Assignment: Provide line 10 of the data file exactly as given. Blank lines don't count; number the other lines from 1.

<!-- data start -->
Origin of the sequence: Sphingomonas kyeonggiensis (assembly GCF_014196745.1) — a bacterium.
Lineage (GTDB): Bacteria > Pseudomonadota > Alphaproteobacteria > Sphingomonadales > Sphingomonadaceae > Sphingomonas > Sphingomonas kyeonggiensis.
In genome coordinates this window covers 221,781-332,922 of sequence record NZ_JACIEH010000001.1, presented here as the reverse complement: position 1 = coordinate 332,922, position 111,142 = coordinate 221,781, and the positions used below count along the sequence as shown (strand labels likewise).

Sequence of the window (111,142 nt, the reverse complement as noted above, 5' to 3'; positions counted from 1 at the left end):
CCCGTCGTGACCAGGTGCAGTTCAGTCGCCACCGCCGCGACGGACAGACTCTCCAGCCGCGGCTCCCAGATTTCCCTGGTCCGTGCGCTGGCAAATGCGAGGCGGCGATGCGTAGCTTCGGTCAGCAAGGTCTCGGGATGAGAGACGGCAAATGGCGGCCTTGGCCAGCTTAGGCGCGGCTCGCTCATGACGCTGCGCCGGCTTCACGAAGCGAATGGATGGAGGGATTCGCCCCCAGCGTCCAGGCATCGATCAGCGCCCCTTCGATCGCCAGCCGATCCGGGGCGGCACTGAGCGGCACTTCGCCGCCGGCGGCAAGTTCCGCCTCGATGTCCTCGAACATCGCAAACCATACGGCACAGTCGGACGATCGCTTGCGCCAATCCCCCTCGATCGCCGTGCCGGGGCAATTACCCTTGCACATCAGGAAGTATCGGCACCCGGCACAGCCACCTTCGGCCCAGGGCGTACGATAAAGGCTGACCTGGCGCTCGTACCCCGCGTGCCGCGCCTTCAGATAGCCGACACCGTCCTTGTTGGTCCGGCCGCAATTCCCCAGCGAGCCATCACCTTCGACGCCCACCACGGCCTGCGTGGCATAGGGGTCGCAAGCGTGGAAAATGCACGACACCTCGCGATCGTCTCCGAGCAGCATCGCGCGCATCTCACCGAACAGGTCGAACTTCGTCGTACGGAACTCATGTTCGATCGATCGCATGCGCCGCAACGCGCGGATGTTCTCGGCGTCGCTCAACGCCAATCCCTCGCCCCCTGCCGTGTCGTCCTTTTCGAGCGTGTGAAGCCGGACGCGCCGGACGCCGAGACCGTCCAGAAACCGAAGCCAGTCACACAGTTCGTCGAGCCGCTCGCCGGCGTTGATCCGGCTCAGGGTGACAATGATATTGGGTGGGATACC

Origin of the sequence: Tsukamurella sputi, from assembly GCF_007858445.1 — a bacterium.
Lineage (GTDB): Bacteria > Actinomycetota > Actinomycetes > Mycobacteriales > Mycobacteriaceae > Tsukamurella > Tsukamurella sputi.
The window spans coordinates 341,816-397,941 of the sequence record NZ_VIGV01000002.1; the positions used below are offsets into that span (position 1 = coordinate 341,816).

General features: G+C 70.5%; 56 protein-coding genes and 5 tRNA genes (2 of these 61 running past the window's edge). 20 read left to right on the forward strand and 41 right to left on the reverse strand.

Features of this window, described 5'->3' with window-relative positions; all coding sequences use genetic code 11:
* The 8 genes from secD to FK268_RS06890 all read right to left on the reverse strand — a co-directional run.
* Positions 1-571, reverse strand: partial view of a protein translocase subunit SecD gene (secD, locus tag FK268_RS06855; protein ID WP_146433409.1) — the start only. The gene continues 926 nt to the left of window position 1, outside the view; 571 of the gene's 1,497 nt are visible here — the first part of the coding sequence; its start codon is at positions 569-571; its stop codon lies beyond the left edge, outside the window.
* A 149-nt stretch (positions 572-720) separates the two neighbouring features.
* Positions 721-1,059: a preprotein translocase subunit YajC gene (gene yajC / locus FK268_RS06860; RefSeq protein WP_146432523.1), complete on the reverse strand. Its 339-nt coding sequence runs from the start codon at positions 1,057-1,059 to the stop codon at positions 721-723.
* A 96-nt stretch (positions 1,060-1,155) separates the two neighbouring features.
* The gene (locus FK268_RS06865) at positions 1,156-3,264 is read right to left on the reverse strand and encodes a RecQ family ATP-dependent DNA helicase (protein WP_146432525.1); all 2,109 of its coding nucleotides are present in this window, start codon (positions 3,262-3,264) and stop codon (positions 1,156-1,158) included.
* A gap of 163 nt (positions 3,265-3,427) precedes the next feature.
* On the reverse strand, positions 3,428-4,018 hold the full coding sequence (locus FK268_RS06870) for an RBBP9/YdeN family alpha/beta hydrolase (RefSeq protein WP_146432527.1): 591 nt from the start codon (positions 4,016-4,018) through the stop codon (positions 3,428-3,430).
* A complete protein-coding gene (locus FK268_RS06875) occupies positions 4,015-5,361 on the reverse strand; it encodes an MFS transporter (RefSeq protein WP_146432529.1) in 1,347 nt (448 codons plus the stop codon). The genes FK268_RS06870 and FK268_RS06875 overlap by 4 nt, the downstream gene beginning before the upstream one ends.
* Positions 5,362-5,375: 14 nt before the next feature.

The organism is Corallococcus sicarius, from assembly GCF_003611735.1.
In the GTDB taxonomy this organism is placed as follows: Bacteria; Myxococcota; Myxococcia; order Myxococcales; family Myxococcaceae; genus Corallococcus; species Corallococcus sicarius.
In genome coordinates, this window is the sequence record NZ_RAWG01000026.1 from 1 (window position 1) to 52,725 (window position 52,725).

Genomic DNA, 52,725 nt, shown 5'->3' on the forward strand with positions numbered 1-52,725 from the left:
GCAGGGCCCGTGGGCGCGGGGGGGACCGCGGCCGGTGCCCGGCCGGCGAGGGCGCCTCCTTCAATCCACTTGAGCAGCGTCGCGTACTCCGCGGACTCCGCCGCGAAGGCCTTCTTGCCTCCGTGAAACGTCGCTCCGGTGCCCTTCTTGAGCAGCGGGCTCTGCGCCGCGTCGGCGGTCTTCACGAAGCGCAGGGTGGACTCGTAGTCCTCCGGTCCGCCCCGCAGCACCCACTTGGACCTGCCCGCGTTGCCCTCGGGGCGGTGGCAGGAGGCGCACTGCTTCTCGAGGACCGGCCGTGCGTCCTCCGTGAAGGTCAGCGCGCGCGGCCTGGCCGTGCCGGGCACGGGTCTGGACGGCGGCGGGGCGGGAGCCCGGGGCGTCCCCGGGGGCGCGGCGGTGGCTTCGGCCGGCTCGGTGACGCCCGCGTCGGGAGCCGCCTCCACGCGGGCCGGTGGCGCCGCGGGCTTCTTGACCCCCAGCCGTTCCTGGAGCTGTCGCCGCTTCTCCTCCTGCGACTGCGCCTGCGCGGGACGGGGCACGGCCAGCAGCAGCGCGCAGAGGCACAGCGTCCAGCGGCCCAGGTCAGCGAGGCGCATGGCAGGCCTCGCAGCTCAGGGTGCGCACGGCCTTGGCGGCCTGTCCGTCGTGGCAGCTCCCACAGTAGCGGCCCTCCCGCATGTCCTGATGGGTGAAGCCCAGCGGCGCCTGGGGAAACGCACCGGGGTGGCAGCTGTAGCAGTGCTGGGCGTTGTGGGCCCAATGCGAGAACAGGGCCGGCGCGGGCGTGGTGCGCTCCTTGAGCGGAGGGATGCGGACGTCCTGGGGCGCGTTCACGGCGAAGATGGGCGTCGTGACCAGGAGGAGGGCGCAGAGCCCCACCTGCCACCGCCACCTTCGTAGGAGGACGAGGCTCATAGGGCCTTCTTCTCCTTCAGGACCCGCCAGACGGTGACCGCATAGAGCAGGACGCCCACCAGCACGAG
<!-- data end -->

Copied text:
Features of this window, described 5'->3' with window-relative positions; all coding sequences use genetic code 11: